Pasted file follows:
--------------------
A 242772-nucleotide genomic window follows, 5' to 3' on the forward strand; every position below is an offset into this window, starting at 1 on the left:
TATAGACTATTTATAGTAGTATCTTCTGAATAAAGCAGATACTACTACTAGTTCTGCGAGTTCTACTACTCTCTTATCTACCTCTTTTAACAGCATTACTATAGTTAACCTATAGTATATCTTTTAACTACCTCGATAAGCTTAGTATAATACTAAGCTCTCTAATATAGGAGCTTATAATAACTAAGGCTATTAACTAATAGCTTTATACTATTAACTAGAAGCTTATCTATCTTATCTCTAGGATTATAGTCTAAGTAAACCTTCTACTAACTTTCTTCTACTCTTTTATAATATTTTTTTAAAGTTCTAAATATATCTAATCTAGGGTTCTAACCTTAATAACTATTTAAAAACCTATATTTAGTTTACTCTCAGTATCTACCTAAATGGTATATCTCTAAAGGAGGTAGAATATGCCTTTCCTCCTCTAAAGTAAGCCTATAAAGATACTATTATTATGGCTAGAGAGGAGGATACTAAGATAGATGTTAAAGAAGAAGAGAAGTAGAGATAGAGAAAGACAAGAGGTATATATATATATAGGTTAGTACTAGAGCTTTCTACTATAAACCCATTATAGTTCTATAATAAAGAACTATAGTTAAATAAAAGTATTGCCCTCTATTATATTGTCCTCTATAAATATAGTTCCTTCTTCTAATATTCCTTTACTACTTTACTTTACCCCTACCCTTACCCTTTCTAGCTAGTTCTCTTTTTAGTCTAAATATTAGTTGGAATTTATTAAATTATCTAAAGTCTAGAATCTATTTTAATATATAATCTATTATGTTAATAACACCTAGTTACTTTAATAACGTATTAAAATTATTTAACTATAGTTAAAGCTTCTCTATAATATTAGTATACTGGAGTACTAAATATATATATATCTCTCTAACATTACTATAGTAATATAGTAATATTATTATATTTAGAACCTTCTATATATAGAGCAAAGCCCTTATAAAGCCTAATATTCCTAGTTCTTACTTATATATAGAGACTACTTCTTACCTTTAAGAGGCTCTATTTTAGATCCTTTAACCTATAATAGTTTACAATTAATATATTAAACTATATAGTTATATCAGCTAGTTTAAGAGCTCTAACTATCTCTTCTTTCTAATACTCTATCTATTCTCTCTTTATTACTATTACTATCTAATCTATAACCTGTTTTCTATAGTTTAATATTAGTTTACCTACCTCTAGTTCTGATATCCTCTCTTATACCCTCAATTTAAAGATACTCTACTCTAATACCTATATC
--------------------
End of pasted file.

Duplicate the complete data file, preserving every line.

A 242772-nucleotide genomic window follows, 5' to 3' on the forward strand; every position below is an offset into this window, starting at 1 on the left:
TATAGACTATTTATAGTAGTATCTTCTGAATAAAGCAGATACTACTACTAGTTCTGCGAGTTCTACTACTCTCTTATCTACCTCTTTTAACAGCATTACTATAGTTAACCTATAGTATATCTTTTAACTACCTCGATAAGCTTAGTATAATACTAAGCTCTCTAATATAGGAGCTTATAATAACTAAGGCTATTAACTAATAGCTTTATACTATTAACTAGAAGCTTATCTATCTTATCTCTAGGATTATAGTCTAAGTAAACCTTCTACTAACTTTCTTCTACTCTTTTATAATATTTTTTTAAAGTTCTAAATATATCTAATCTAGGGTTCTAACCTTAATAACTATTTAAAAACCTATATTTAGTTTACTCTCAGTATCTACCTAAATGGTATATCTCTAAAGGAGGTAGAATATGCCTTTCCTCCTCTAAAGTAAGCCTATAAAGATACTATTATTATGGCTAGAGAGGAGGATACTAAGATAGATGTTAAAGAAGAAGAGAAGTAGAGATAGAGAAAGACAAGAGGTATATATATATATAGGTTAGTACTAGAGCTTTCTACTATAAACCCATTATAGTTCTATAATAAAGAACTATAGTTAAATAAAAGTATTGCCCTCTATTATATTGTCCTCTATAAATATAGTTCCTTCTTCTAATATTCCTTTACTACTTTACTTTACCCCTACCCTTACCCTTTCTAGCTAGTTCTCTTTTTAGTCTAAATATTAGTTGGAATTTATTAAATTATCTAAAGTCTAGAATCTATTTTAATATATAATCTATTATGTTAATAACACCTAGTTACTTTAATAACGTATTAAAATTATTTAACTATAGTTAAAGCTTCTCTATAATATTAGTATACTGGAGTACTAAATATATATATATCTCTCTAACATTACTATAGTAATATAGTAATATTATTATATTTAGAACCTTCTATATATAGAGCAAAGCCCTTATAAAGCCTAATATTCCTAGTTCTTACTTATATATAGAGACTACTTCTTACCTTTAAGAGGCTCTATTTTAGATCCTTTAACCTATAATAGTTTACAATTAATATATTAAACTATATAGTTATATCAGCTAGTTTAAGAGCTCTAACTATCTCTTCTTTCTAATACTCTATCTATTCTCTCTTTATTACTATTACTATCTAATCTATAACCTGTTTTCTATAGTTTAATATTAGTTTACCTACCTCTAGTTCTGATATCCTCTCTTATACCCTCAATTTAAAGATACTCTACTCTAATACCTATATC